Diagnosis of cyclic vomiting syndrome is often difficult due to absence of specific symptoms.

After you visit your primary care doctor or your child's pediatrician, you may be referred immediately to a gastroenterologist (a specialist in digestive disorders). If you have continuous severe vomiting, seek immediate medical care. 

How to prepare yourself for the visit?

Getting prepared for the visit can optimize the therapy and help make the visit more fruitful.

List out all the symptoms. Mention duration, frequency of vomiting and triggering factors

Write down your key medical information. 

Write down the names of all your medications, vitamins or supplements. 

Make a list of the questions to ask your doctor. Some typical questions can be: 

  • What could be the most likely cause of these symptoms? 
  • Are any tests needed? 
  • Is this condition temporary or long lasting? 
  • What are the treatment options? 
  • Can any medication help? 
  • Is it necessary to follow any dietary restrictions? 

What your doctor wants to know?

A clear talk with your doctor can optimize the therapy and improve the outcomes. Prepare yourself to answer some essential questions from your doctor. Your doctor might ask you typical questions like:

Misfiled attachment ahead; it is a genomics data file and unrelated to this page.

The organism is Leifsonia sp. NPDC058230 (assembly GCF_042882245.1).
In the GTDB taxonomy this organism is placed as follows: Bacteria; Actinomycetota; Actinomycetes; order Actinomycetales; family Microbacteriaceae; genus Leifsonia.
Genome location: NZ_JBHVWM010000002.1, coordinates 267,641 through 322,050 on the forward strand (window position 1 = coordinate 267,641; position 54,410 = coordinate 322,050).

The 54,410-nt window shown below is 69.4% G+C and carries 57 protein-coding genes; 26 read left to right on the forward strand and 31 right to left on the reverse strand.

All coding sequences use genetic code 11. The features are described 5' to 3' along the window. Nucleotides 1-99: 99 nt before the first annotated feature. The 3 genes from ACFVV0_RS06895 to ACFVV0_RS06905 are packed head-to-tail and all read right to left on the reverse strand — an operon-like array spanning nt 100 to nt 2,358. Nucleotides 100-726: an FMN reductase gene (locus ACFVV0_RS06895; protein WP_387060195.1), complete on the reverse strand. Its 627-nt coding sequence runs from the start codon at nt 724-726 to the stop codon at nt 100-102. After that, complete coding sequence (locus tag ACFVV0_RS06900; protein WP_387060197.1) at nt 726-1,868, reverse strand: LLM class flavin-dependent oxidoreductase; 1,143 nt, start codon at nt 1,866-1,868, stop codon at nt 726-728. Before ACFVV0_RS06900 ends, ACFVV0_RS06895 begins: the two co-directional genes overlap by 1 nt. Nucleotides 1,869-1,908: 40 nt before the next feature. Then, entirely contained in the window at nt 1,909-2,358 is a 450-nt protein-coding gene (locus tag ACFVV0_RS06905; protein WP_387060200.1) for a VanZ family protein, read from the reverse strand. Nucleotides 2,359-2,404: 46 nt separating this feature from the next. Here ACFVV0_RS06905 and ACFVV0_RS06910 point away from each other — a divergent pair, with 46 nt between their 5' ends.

• When did the symptoms start appearing? 
  • Can you tell me about the frequency of vomiting and duration of an episode? 
  • Is vomiting accompanied by abdominal pain? 
  • Is your episode preceded by any warning signs, such as loss of appetite or feeling unusually tired, or any triggering factors, such as intense emotions, illness or menstruation? 
  • Is there a history of any other medical problems, including mental health conditions? 
  • What treatments (over-the-counter medications and home remedies) are being administered for other conditions? 
  • Does anything improve the symptoms or reduce the duration of an episode? 
  • Is there a history of severe headaches
  • Has anyone in your family suffered from cyclic vomiting syndrome or of migraines? 

What you can do in the meantime? 

The doctor will observe the episode of vomiting, if possible. But if it’s over, s/he may recommend increased fluid intake, proper rest and an easily digestible diet to promote recovery. You may also avoid or ask your child to avoid caffeine.